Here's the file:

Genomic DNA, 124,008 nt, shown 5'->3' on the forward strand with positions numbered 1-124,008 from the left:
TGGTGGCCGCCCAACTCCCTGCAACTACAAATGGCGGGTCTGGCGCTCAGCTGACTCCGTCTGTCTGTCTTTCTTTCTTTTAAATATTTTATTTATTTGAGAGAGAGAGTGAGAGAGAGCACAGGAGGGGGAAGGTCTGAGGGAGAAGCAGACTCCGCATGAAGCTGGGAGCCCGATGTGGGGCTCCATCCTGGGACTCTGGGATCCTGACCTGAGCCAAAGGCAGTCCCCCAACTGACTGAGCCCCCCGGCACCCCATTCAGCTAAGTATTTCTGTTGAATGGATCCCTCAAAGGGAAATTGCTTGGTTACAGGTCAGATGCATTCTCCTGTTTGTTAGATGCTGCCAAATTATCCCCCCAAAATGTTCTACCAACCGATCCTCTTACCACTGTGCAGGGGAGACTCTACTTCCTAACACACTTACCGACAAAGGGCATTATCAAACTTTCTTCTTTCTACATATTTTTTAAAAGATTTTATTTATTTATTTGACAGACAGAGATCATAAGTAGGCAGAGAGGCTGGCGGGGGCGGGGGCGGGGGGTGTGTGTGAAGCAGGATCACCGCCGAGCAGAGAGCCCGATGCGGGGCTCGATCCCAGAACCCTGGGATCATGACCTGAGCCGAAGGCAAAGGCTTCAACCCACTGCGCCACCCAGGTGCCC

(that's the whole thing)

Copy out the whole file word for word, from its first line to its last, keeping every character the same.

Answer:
Genomic DNA, 124,008 nt, shown 5'->3' on the forward strand with positions numbered 1-124,008 from the left:
TGGTGGCCGCCCAACTCCCTGCAACTACAAATGGCGGGTCTGGCGCTCAGCTGACTCCGTCTGTCTGTCTTTCTTTCTTTTAAATATTTTATTTATTTGAGAGAGAGAGTGAGAGAGAGCACAGGAGGGGGAAGGTCTGAGGGAGAAGCAGACTCCGCATGAAGCTGGGAGCCCGATGTGGGGCTCCATCCTGGGACTCTGGGATCCTGACCTGAGCCAAAGGCAGTCCCCCAACTGACTGAGCCCCCCGGCACCCCATTCAGCTAAGTATTTCTGTTGAATGGATCCCTCAAAGGGAAATTGCTTGGTTACAGGTCAGATGCATTCTCCTGTTTGTTAGATGCTGCCAAATTATCCCCCCAAAATGTTCTACCAACCGATCCTCTTACCACTGTGCAGGGGAGACTCTACTTCCTAACACACTTACCGACAAAGGGCATTATCAAACTTTCTTCTTTCTACATATTTTTTAAAAGATTTTATTTATTTATTTGACAGACAGAGATCATAAGTAGGCAGAGAGGCTGGCGGGGGCGGGGGCGGGGGGTGTGTGTGAAGCAGGATCACCGCCGAGCAGAGAGCCCGATGCGGGGCTCGATCCCAGAACCCTGGGATCATGACCTGAGCCGAAGGCAAAGGCTTCAACCCACTGCGCCACCCAGGTGCCC